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For decades the Supreme Court has received more requests for review than it can possibly grant; it now rejects more than ninety percent of the petitions which fulfill jurisdictional requirements. Consequently, the process by which the justices select cases must be recognized as one of the most important aspects of the Court's work. But because it is hidden from public view and proceeds by secret ballot, the case-selection process has never been thoroughly analyzed.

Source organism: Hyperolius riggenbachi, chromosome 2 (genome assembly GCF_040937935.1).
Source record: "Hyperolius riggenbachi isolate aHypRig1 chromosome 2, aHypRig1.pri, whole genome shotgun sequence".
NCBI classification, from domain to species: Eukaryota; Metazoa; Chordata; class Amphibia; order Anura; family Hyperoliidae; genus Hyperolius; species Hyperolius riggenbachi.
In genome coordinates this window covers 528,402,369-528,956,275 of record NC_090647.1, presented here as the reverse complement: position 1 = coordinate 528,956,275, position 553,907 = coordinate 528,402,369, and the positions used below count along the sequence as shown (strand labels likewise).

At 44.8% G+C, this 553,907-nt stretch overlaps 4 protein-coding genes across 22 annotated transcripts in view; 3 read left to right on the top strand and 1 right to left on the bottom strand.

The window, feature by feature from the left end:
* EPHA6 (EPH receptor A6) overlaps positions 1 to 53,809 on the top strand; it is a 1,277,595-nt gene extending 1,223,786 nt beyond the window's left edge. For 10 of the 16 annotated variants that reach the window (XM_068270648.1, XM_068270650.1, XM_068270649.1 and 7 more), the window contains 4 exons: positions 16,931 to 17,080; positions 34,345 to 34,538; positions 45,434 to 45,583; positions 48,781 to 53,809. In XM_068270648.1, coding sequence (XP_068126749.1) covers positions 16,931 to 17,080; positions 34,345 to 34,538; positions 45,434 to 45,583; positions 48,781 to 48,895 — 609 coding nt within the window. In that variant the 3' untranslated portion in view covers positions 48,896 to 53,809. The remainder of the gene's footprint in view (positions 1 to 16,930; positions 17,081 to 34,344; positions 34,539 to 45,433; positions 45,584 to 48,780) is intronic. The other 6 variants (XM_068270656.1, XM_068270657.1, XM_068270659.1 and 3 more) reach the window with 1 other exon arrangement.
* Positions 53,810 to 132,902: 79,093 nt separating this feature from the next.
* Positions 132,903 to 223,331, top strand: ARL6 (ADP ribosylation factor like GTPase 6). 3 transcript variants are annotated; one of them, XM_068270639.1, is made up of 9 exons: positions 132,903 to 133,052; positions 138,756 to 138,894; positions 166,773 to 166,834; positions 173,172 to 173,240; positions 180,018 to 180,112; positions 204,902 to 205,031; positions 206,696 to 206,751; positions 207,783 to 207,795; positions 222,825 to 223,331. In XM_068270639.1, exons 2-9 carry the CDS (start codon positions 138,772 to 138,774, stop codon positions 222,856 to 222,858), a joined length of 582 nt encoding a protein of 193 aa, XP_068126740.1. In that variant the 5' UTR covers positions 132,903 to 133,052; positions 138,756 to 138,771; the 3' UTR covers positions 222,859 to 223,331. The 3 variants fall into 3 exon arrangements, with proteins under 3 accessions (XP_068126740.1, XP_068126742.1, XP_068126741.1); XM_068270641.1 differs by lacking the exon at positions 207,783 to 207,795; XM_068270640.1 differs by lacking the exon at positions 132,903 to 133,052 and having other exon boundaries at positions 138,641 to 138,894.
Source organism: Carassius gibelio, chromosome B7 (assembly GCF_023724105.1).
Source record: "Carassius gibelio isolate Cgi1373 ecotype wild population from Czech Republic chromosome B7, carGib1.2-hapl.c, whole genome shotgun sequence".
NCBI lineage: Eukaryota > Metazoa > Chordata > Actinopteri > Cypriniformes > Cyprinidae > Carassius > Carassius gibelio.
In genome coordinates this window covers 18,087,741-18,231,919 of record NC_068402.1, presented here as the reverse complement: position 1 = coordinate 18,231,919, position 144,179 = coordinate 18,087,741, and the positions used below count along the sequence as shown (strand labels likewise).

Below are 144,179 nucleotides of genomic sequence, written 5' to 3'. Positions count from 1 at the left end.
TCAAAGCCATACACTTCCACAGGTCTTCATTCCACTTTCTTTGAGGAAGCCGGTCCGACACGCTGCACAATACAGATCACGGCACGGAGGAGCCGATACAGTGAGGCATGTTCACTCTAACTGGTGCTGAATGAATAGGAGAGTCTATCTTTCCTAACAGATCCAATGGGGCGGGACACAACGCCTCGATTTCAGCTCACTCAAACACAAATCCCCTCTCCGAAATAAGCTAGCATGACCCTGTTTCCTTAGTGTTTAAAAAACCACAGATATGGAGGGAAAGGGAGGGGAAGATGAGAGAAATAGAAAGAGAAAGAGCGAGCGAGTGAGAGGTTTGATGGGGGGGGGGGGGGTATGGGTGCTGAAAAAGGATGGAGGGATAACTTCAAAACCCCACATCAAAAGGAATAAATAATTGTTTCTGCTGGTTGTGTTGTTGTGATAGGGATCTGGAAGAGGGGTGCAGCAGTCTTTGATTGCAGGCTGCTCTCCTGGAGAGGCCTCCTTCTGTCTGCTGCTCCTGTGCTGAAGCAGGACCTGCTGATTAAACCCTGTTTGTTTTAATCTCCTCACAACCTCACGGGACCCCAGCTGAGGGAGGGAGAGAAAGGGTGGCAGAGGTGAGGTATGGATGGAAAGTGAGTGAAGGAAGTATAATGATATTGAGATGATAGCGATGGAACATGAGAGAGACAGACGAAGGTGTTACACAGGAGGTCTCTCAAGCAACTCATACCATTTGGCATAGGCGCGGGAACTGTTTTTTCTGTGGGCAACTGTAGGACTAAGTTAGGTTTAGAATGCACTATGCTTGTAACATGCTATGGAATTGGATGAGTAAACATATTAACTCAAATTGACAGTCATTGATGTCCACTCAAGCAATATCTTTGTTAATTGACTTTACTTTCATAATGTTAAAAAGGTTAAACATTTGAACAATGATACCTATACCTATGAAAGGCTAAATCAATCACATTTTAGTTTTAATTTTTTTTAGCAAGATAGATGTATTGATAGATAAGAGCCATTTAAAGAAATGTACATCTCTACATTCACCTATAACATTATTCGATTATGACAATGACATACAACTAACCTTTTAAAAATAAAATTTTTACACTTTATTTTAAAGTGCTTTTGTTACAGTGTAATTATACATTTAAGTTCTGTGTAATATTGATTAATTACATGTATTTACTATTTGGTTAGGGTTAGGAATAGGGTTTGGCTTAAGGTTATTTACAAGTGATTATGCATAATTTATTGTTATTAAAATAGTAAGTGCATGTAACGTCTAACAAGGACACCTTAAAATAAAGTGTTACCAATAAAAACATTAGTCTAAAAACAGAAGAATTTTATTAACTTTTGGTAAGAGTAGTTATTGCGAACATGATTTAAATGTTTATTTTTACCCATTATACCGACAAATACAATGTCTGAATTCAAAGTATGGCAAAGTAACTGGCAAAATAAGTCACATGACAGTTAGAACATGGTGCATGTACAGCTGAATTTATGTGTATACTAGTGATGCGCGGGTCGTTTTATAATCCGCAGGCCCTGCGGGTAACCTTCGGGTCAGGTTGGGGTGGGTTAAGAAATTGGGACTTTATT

This concise and accessible study provides an intimate view of the Court's case-selection process through an analysis of the docket books and other papers of Justice Harold H. Burton, who kept scrupulous records of the Court's work from 1945 to 1957. In her analysis of these invaluable records--the only records of case-selection votes made public since the advent of discretionary review in 1925--Provine provides two perspectives on the problematic issue of judicial motivation in case selection. The first perspective is an institutional one in which the Court is treated as the unit of analysis: the second is personal, in which differences among decision makers are the focus of analysis. Provine suggests that judicial role perceptions go far to explain both agreement and disagreement in case selection. She also considers the impact of the process upon litigants, since the system seems to favor petitioners with litigation expertise, especially the U.S. government. Yet, she claims, the secrecy of case selection fosters the popular misperception that any worthwhile case can be appealed "all the way to the Supreme Court." The Court thus maintains its image as a forum equally available to all litigants.